As any parent in Tennessee can attest, it can be very costly to raise a child. For some parents, this is a well planned out part of life, with much put into savings before ever having a child. However, such planning is not always possible, as a family can start unexpectedly. Additionally, some parents cannot parent as a unit due to divorce or separation. In these matters, it is especially important that measures are taken to ensure the financial needs of the child are met. This is where a child support order is paramount.
Can child support fluctuate?
Having a set amount paid weekly or monthly can help a custodial parent address the costs associated with raising a child. However, this amount can alter due to the changing needs of the child. It should be noted that child support may change due to the cost of living in the area going up or down. Moreover, child support may need to change because the non-custodial parent can no longer meet these financial obligations due to job loss or illness.
Modifying child support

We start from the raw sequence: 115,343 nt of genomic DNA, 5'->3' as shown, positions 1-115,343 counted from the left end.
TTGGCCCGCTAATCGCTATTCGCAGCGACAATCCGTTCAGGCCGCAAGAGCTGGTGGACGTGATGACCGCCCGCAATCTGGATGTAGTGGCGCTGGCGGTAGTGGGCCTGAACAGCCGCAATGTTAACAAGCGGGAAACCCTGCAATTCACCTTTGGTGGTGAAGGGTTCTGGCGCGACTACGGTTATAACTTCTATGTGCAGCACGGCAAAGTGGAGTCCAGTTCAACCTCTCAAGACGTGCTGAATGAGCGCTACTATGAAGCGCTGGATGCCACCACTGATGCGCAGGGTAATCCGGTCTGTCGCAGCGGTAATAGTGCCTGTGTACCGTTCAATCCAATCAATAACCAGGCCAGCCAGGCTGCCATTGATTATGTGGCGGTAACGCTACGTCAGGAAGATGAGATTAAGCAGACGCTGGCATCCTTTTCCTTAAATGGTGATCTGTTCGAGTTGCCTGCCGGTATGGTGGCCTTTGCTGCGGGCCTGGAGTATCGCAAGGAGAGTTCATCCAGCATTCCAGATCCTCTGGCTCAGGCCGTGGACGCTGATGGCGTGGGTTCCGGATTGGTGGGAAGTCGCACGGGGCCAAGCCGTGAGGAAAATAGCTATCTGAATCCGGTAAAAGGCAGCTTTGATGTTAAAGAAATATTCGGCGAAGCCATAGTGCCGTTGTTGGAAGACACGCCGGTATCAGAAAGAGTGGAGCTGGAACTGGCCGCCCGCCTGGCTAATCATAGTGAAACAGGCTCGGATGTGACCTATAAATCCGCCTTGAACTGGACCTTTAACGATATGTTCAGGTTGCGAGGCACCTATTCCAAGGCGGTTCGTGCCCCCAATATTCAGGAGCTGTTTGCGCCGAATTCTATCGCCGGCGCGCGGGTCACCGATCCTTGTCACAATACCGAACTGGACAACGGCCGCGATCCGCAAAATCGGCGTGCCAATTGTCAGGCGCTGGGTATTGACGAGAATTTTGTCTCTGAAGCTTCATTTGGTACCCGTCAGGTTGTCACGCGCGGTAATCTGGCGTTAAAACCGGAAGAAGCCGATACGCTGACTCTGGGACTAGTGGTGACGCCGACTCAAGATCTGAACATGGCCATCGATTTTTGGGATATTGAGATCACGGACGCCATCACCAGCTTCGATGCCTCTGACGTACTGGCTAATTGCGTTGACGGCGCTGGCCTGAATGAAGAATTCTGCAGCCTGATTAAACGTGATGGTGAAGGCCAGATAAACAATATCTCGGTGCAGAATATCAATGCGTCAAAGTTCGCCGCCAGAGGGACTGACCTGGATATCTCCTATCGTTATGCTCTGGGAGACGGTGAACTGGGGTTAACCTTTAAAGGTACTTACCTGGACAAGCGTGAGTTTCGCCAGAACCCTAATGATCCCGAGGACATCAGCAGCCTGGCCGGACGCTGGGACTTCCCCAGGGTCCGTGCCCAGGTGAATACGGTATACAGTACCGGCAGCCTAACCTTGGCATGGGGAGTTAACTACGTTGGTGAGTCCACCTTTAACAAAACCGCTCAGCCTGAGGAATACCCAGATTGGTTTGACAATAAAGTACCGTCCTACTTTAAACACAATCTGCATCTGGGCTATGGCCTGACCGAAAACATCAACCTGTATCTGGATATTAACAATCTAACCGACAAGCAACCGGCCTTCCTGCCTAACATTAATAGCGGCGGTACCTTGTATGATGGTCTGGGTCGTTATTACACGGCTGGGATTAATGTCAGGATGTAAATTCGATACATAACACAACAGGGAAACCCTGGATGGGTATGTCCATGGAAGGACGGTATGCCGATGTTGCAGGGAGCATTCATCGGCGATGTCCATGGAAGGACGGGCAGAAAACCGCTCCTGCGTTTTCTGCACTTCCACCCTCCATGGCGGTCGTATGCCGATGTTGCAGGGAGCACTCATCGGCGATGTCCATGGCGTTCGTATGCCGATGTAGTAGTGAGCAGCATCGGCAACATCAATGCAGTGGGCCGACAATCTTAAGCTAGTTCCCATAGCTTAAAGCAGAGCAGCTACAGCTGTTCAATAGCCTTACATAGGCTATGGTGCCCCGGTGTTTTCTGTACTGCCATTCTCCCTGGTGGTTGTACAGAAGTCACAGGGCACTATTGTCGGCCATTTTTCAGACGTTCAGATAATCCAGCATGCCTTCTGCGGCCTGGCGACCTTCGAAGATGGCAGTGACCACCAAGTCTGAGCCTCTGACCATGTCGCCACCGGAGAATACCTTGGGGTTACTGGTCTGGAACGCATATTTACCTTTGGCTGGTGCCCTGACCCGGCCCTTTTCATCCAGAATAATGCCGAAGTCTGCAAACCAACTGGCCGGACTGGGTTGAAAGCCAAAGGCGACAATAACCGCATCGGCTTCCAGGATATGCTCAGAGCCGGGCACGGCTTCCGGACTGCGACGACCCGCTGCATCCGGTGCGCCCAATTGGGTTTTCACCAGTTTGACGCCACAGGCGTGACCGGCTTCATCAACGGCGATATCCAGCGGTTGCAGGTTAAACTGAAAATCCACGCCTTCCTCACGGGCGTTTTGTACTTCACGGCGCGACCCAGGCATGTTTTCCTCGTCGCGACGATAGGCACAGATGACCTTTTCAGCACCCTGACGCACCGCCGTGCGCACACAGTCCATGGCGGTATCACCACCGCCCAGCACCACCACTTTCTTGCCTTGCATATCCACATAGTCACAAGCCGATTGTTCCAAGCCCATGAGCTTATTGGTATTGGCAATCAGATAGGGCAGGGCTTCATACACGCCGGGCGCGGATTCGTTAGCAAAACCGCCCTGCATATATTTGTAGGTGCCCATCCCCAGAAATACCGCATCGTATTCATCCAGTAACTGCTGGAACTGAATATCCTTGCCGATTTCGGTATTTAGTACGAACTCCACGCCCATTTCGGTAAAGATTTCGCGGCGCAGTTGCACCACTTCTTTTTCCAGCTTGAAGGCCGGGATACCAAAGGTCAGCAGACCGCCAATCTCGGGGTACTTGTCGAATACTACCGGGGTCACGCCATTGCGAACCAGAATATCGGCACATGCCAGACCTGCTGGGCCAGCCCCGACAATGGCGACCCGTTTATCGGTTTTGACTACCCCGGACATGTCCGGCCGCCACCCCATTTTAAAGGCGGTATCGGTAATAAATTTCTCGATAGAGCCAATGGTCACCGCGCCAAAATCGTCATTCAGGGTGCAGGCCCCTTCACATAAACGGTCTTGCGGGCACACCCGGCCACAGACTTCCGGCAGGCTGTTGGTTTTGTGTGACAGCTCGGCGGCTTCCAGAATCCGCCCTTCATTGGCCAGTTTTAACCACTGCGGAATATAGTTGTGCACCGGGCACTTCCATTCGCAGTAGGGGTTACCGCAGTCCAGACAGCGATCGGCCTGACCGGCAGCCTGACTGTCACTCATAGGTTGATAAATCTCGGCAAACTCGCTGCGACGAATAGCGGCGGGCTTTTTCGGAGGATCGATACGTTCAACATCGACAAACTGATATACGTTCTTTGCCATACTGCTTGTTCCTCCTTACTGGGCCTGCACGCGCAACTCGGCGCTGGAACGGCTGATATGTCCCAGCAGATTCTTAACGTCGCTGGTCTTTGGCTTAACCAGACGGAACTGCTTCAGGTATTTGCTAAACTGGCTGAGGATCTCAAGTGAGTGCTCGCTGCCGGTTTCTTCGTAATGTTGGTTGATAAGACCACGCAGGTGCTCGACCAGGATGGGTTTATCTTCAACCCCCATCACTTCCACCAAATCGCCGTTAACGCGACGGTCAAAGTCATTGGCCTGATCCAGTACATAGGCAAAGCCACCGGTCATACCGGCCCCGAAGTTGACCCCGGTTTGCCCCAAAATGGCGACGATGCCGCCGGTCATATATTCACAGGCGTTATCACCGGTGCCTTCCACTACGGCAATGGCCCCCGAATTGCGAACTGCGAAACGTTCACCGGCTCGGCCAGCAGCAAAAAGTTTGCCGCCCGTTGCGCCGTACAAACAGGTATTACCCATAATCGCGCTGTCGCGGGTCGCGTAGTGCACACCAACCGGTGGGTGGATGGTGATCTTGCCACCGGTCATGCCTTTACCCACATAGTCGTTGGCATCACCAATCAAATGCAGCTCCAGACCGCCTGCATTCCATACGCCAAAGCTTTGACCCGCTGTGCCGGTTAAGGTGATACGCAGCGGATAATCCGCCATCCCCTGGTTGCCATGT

In most cases, child support can only be adjusted in court; however, there is a situation where it can be modified without judge approval. If an order includes a Cost of Living Adjustment or COLA clause, then child support can either increase or decrease each year in accordance with the current cost of living where the child resides.
Child support modification unrelated to a COLA clause must be filed with the court. Regardless if the other parent agrees to the modification, the judge must approve these changes. If changes do occur, an entirely new order will be made.
Substantial change in circumstances
Modification of child support may be sought to increase the amount to better meet the needs of the child. This may also occur because the non-custodial parent has experienced a substantial pay increase. The custodial parent may seek modification to obtain the appropriate percentage of the new income.
On the contrary, the non-custodial parent may seek modification because they can no longer meet the financial obligation. He or she might have experienced a decrease in income, a lost job, a serious injury or illness or other life events that hinder the their ability to meet this obligation. Thus, a modification could be sought to avoid additional financial hardships and penalties associated with delinquent child support.
No matter the reason for modification, parents should understand their rights and options when it comes to child support orders. Whether one is establishing an order or wanting to modify a current order, it is vital to explore this process and ascertain what steps to take to ensure your rights are protected and the best interests of the child are met.